HIV-associated tuberculosis: relationship between disease severity and the sensitivity of new sputum-based and urine-based diagnostic assays
1 The Desmond Tutu HIV Centre, Institute for Infectious Disease and Molecular Medicine, Faculty of Health Sciences, University of Cape Town, Cape Town, South Africa
2 Department of Clinical Research, Faculty of Infectious and Tropical Diseases, London School of Hygiene and Tropical Medicine, Keppel Street, London WC1E 7HT, UK
3 George Washington University School of Medicine and Health Sciences, Washington, DC, USA
BMC Medicine 2013, 11:231 doi:10.1186/1741-7015-11-231Published: 29 October 2013
Reducing mortality from HIV-associated tuberculosis (TB) requires diagnostic tools that are rapid and have high sensitivity among patients with poor prognosis. We determined the relationship between disease severity and the sensitivity of new sputum-based and urine-based diagnostic assays.
Consecutive ambulatory patients enrolling for antiretroviral treatment in South Africa were screened for TB regardless of symptoms using diagnostic assays prospectively applied to sputum (fluorescence smear microscopy, Xpert MTB/RIF and liquid culture (reference standard)) and retrospectively applied to stored urine samples (Determine TB-LAM and Xpert MTB/RIF). Assay sensitivities were calculated stratified according to pre-defined indices of disease severity: CD4 count, symptom intensity, serum C-reactive protein (CRP), hemoglobin concentration and vital status at 90 days.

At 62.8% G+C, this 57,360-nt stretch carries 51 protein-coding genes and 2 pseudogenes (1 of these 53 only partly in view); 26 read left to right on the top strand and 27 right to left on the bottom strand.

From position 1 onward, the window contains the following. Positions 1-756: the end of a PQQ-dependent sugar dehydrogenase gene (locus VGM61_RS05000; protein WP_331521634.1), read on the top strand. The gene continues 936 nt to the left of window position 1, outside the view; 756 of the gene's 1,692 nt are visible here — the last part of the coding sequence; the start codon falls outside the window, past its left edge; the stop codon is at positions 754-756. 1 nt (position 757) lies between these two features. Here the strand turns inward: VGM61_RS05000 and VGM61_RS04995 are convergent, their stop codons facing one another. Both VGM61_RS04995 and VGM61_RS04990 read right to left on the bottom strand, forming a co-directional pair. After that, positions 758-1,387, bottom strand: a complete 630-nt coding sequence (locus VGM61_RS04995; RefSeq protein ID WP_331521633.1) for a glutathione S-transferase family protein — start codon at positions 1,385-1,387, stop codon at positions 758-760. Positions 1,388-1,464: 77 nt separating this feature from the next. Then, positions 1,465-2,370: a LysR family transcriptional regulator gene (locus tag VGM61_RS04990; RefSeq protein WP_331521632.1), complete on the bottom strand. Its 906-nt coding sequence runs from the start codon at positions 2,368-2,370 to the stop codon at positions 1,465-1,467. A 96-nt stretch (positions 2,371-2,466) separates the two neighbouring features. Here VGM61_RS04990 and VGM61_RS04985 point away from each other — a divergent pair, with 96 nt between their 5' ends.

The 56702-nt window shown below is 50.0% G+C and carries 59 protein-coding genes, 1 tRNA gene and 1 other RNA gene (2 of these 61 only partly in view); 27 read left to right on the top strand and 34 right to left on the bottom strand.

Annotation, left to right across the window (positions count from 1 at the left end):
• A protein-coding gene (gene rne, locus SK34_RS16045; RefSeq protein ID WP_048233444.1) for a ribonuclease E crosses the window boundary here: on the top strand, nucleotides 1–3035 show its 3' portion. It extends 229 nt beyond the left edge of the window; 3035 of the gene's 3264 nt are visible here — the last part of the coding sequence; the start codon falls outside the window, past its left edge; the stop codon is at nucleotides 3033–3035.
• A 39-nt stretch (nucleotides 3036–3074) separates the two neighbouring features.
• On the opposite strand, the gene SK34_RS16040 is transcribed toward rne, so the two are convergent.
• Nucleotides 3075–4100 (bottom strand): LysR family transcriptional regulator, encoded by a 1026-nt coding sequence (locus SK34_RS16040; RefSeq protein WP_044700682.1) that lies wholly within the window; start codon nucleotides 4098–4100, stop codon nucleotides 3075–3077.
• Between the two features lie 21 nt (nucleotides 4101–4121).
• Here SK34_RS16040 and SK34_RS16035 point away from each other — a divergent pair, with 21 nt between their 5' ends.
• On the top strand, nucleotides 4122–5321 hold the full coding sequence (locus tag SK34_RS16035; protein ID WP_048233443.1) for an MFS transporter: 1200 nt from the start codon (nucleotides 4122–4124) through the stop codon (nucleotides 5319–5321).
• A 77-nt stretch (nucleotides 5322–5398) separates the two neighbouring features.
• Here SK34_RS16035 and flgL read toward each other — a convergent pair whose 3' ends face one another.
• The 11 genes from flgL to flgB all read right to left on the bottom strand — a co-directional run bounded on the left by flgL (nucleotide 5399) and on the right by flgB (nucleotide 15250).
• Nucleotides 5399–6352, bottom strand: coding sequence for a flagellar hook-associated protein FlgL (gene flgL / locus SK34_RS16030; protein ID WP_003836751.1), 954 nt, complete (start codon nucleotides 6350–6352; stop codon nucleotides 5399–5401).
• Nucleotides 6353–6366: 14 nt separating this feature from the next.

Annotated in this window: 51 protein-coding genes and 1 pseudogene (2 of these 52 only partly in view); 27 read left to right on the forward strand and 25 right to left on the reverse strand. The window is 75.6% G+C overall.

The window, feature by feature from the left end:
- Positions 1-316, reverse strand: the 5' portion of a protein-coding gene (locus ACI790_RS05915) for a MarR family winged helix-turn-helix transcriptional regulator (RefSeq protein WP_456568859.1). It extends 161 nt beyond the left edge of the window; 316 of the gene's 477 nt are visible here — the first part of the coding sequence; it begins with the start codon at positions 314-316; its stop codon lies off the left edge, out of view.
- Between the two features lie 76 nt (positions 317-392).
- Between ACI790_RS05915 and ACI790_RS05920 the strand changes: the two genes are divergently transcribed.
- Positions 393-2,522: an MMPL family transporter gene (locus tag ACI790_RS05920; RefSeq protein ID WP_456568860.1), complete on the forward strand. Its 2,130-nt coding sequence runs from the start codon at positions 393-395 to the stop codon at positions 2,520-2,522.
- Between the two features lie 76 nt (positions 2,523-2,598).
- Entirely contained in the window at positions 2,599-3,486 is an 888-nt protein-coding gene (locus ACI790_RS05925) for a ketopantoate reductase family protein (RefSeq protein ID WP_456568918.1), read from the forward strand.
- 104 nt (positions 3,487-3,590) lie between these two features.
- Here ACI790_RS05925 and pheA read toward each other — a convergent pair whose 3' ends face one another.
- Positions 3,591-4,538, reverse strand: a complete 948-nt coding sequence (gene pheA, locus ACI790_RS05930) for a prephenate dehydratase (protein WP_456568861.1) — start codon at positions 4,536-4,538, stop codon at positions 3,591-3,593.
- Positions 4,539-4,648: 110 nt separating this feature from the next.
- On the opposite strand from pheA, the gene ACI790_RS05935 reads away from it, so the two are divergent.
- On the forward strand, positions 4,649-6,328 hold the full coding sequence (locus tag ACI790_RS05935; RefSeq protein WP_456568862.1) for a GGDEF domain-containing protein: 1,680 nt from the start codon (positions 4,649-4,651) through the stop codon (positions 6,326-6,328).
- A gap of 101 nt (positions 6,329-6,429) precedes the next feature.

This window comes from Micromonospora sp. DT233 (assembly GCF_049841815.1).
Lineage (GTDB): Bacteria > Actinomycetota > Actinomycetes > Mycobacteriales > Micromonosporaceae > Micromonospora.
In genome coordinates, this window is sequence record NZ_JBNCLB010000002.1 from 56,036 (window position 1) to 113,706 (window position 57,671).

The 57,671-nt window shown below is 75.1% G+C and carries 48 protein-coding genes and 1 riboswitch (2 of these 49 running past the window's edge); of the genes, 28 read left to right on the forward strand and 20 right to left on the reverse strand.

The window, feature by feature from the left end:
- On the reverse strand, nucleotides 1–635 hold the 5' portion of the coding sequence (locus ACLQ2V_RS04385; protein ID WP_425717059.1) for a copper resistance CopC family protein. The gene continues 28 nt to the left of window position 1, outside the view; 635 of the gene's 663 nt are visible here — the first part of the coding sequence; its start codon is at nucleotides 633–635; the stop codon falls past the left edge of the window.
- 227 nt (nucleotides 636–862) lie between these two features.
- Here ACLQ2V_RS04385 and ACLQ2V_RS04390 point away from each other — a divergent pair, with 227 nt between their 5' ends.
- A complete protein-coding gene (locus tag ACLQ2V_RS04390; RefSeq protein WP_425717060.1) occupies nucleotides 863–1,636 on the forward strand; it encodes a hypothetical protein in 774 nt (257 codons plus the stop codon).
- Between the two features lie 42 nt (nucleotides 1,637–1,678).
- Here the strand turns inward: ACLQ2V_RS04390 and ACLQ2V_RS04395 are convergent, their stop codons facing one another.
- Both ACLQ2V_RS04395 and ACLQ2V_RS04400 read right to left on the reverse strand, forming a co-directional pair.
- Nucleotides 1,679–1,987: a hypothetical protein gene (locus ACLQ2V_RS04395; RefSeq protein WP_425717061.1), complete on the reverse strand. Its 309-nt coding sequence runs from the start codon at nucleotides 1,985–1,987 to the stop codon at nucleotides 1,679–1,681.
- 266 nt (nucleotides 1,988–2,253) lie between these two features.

Sputum culture-positive TB was diagnosed in 15% (89/602) of patients screened and data from 86 patients were analyzed (median CD4 count, 131 cells/μL) including 6 (7%) who died. The sensitivity of sputum microscopy was 26.7% overall and varied relatively little with disease severity. In marked contrast, the sensitivities of urine-based and sputum-based diagnosis using Determine TB-LAM and Xpert MTB/RIF assays were substantially greater in sub-groups with poorer prognosis. Rapid diagnosis from sputum and/or urine samples was possible in >80% of patients in sub-groups with poor prognosis as defined by either CD4 counts <100 cells/μL, advanced symptoms, CRP concentrations >200 mg/L or hemoglobin <8.0 g/dl. Retrospective testing of urine samples with Determine TB-LAM correctly identified all those with TB who died.
The sensitivities of Xpert MTB/RIF and Determine TB-LAM for HIV-associated TB were highest among HIV-infected patients with the most advanced disease and poorest prognostic characteristics. These data provide strong justification for large-scale intervention studies that assess the impact on survival of screening using these new sputum-based and urine-based diagnostic approaches.